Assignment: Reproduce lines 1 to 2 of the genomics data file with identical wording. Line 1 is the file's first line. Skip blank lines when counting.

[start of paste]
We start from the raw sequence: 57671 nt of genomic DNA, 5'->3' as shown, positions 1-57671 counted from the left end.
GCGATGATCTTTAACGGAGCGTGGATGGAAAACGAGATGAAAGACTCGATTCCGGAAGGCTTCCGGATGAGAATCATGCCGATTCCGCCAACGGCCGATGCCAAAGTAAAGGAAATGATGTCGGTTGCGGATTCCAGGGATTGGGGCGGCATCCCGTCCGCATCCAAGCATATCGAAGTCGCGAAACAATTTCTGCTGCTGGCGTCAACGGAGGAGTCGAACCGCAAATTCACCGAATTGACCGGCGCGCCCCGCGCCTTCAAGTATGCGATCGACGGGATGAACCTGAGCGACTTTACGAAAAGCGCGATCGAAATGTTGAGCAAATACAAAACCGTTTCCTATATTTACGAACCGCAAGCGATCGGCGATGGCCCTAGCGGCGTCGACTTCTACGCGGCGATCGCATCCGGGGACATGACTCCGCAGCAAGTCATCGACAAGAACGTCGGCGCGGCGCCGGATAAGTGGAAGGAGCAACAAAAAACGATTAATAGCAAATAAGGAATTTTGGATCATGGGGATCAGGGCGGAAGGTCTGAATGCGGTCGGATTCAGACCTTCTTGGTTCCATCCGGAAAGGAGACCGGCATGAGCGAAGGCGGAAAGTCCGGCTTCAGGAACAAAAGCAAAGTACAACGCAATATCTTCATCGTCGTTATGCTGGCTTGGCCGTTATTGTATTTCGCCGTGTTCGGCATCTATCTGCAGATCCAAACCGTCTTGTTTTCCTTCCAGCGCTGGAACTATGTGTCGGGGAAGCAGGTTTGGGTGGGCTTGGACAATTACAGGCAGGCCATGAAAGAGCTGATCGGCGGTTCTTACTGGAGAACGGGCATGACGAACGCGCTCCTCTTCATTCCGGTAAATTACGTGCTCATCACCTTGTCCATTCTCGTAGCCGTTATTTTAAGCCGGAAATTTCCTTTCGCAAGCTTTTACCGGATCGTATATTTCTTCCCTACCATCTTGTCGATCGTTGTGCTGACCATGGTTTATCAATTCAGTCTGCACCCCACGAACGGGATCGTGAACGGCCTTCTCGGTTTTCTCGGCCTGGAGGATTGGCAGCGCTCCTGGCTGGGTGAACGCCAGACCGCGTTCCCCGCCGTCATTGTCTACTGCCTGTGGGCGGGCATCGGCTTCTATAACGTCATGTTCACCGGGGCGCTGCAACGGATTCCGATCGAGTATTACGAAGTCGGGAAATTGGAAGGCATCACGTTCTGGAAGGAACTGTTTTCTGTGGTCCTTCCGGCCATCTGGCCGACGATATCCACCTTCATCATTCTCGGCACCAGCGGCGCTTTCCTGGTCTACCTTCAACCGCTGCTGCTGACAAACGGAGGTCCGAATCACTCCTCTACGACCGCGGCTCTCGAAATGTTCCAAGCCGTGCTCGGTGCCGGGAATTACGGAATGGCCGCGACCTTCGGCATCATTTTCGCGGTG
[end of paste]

We start from the raw sequence: 57671 nt of genomic DNA, 5'->3' as shown, positions 1-57671 counted from the left end.
GCGATGATCTTTAACGGAGCGTGGATGGAAAACGAGATGAAAGACTCGATTCCGGAAGGCTTCCGGATGAGAATCATGCCGATTCCGCCAACGGCCGATGCCAAAGTAAAGGAAATGATGTCGGTTGCGGATTCCAGGGATTGGGGCGGCATCCCGTCCGCATCCAAGCATATCGAAGTCGCGAAACAATTTCTGCTGCTGGCGTCAACGGAGGAGTCGAACCGCAAATTCACCGAATTGACCGGCGCGCCCCGCGCCTTCAAGTATGCGATCGACGGGATGAACCTGAGCGACTTTACGAAAAGCGCGATCGAAATGTTGAGCAAATACAAAACCGTTTCCTATATTTACGAACCGCAAGCGATCGGCGATGGCCCTAGCGGCGTCGACTTCTACGCGGCGATCGCATCCGGGGACATGACTCCGCAGCAAGTCATCGACAAGAACGTCGGCGCGGCGCCGGATAAGTGGAAGGAGCAACAAAAAACGATTAATAGCAAATAAGGAATTTTGGATCATGGGGATCAGGGCGGAAGGTCTGAATGCGGTCGGATTCAGACCTTCTTGGTTCCATCCGGAAAGGAGACCGGCATGAGCGAAGGCGGAAAGTCCGGCTTCAGGAACAAAAGCAAAGTACAACGCAATATCTTCATCGTCGTTATGCTGGCTTGGCCGTTATTGTATTTCGCCGTGTTCGGCATCTATCTGCAGATCCAAACCGTCTTGTTTTCCTTCCAGCGCTGGAACTATGTGTCGGGGAAGCAGGTTTGGGTGGGCTTGGACAATTACAGGCAGGCCATGAAAGAGCTGATCGGCGGTTCTTACTGGAGAACGGGCATGACGAACGCGCTCCTCTTCATTCCGGTAAATTACGTGCTCATCACCTTGTCCATTCTCGTAGCCGTTATTTTAAGCCGGAAATTTCCTTTCGCAAGCTTTTACCGGATCGTATATTTCTTCCCTACCATCTTGTCGATCGTTGTGCTGACCATGGTTTATCAATTCAGTCTGCACCCCACGAACGGGATCGTGAACGGCCTTCTCGGTTTTCTCGGCCTGGAGGATTGGCAGCGCTCCTGGCTGGGTGAACGCCAGACCGCGTTCCCCGCCGTCATTGTCTACTGCCTGTGGGCGGGCATCGGCTTCTATAACGTCATGTTCACCGGGGCGCTGCAACGGATTCCGATCGAGTATTACGAAGTCGGGAAATTGGAAGGCATCACGTTCTGGAAGGAACTGTTTTCTGTGGTCCTTCCGGCCATCTGGCCGACGATATCCACCTTCATCATTCTCGGCACCAGCGGCGCTTTCCTGGTCTACCTTCAACCGCTGCTGCTGACAAACGGAGGTCCGAATCACTCCTCTACGACCGCGGCTCTCGAAATGTTCCAAGCCGTGCTCGGTGCCGGGAATTACGGAATGGCCGCGACCTTCGGCATCATTTTCGCGGTG